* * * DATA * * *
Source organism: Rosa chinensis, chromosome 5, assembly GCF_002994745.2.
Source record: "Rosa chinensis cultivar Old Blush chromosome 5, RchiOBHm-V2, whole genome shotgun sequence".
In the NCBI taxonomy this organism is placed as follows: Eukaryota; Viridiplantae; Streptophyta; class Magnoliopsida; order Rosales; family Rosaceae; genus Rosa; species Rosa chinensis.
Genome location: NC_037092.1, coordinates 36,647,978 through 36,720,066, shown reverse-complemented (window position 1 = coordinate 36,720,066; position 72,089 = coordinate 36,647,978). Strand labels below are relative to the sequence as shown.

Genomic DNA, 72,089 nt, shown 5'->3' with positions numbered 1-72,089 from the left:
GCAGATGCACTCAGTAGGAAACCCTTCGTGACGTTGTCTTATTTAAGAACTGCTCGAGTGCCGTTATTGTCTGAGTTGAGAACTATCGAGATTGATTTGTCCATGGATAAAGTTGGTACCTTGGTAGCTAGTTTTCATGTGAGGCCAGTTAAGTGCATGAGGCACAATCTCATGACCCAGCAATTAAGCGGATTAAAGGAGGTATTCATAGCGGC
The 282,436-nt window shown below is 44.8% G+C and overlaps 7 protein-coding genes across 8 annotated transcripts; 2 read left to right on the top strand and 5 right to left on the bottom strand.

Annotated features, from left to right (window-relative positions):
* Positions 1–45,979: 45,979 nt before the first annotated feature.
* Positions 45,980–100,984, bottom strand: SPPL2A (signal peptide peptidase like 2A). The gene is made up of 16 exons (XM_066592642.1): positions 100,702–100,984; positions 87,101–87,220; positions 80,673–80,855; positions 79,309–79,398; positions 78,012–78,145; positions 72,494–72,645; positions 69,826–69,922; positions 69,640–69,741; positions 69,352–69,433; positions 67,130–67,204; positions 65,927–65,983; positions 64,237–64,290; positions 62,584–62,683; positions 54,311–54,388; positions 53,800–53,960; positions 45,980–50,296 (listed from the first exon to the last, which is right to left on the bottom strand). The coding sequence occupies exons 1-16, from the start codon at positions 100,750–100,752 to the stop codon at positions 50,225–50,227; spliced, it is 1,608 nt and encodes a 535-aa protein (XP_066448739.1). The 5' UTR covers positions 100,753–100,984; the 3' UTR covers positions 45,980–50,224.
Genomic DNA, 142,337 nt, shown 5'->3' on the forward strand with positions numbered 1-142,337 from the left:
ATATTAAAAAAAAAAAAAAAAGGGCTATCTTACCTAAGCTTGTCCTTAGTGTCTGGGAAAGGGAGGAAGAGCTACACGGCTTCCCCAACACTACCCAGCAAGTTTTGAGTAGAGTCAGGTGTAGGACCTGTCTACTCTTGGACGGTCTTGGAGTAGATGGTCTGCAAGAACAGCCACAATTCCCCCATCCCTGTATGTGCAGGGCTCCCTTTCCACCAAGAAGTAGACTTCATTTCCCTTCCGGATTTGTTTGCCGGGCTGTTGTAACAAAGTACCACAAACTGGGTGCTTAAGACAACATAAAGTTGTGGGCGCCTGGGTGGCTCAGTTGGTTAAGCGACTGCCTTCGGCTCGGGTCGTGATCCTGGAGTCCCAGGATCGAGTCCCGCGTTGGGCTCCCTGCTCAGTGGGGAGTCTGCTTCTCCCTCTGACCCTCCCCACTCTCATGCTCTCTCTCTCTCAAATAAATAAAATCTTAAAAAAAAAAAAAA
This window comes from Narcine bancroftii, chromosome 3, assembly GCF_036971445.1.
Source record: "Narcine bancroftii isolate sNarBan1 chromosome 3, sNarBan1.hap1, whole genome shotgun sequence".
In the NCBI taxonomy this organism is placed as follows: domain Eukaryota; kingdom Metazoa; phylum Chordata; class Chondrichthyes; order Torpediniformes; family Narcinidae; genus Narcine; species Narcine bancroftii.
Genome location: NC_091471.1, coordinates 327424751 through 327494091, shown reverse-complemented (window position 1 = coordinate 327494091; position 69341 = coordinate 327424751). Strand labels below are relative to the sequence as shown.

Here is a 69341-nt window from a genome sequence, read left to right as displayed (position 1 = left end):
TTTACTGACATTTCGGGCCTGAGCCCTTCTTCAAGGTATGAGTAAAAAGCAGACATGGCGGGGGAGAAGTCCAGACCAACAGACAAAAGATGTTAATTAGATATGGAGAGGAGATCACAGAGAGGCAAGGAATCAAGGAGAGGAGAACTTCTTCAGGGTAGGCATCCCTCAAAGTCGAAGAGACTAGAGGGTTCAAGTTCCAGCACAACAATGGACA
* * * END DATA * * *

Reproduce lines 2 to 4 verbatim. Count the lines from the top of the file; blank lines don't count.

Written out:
Source record: "Rosa chinensis cultivar Old Blush chromosome 5, RchiOBHm-V2, whole genome shotgun sequence".
In the NCBI taxonomy this organism is placed as follows: Eukaryota; Viridiplantae; Streptophyta; class Magnoliopsida; order Rosales; family Rosaceae; genus Rosa; species Rosa chinensis.
Genome location: NC_037092.1, coordinates 36,647,978 through 36,720,066, shown reverse-complemented (window position 1 = coordinate 36,720,066; position 72,089 = coordinate 36,647,978). Strand labels below are relative to the sequence as shown.